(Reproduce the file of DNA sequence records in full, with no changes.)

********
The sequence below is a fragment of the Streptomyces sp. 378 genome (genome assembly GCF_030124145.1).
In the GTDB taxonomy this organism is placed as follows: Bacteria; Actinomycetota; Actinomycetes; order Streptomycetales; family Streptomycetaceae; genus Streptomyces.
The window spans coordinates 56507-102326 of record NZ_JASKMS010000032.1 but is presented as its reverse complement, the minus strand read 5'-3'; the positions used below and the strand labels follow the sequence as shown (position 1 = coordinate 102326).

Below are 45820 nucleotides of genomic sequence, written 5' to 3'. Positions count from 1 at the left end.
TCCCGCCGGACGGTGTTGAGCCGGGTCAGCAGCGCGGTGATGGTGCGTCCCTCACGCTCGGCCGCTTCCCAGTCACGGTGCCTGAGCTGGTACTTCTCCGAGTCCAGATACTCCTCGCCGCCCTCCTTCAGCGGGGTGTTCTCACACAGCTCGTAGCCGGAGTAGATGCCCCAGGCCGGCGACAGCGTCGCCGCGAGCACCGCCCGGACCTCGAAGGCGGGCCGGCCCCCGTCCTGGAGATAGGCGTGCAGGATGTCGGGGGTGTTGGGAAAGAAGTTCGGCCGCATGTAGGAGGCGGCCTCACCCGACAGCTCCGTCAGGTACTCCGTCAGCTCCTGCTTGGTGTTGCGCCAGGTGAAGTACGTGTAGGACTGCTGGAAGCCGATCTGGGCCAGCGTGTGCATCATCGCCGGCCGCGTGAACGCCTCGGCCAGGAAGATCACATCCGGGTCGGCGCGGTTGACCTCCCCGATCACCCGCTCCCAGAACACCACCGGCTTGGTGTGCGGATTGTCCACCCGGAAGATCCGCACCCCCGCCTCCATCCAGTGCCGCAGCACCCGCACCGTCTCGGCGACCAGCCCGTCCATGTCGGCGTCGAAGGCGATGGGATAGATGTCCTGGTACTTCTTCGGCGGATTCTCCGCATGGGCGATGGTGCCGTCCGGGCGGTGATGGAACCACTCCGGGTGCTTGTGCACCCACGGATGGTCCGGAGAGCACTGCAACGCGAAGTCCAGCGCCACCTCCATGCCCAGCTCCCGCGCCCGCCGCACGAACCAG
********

The sequence below is a fragment of the Streptomyces sp. 378 genome (genome assembly GCF_030124145.1).
In the GTDB taxonomy this organism is placed as follows: Bacteria; Actinomycetota; Actinomycetes; order Streptomycetales; family Streptomycetaceae; genus Streptomyces.
The window spans coordinates 56507-102326 of record NZ_JASKMS010000032.1 but is presented as its reverse complement, the minus strand read 5'-3'; the positions used below and the strand labels follow the sequence as shown (position 1 = coordinate 102326).

Below are 45820 nucleotides of genomic sequence, written 5' to 3'. Positions count from 1 at the left end.
TCCCGCCGGACGGTGTTGAGCCGGGTCAGCAGCGCGGTGATGGTGCGTCCCTCACGCTCGGCCGCTTCCCAGTCACGGTGCCTGAGCTGGTACTTCTCCGAGTCCAGATACTCCTCGCCGCCCTCCTTCAGCGGGGTGTTCTCACACAGCTCGTAGCCGGAGTAGATGCCCCAGGCCGGCGACAGCGTCGCCGCGAGCACCGCCCGGACCTCGAAGGCGGGCCGGCCCCCGTCCTGGAGATAGGCGTGCAGGATGTCGGGGGTGTTGGGAAAGAAGTTCGGCCGCATGTAGGAGGCGGCCTCACCCGACAGCTCCGTCAGGTACTCCGTCAGCTCCTGCTTGGTGTTGCGCCAGGTGAAGTACGTGTAGGACTGCTGGAAGCCGATCTGGGCCAGCGTGTGCATCATCGCCGGCCGCGTGAACGCCTCGGCCAGGAAGATCACATCCGGGTCGGCGCGGTTGACCTCCCCGATCACCCGCTCCCAGAACACCACCGGCTTGGTGTGCGGATTGTCCACCCGGAAGATCCGCACCCCCGCCTCCATCCAGTGCCGCAGCACCCGCACCGTCTCGGCGACCAGCCCGTCCATGTCGGCGTCGAAGGCGATGGGATAGATGTCCTGGTACTTCTTCGGCGGATTCTCCGCATGGGCGATGGTGCCGTCCGGGCGGTGATGGAACCACTCCGGGTGCTTGTGCACCCACGGATGGTCCGGAGAGCACTGCAACGCGAAGTCCAGCGCCACCTCCATGCCCAGCTCCCGCGCCCGCCGCACGAACCAG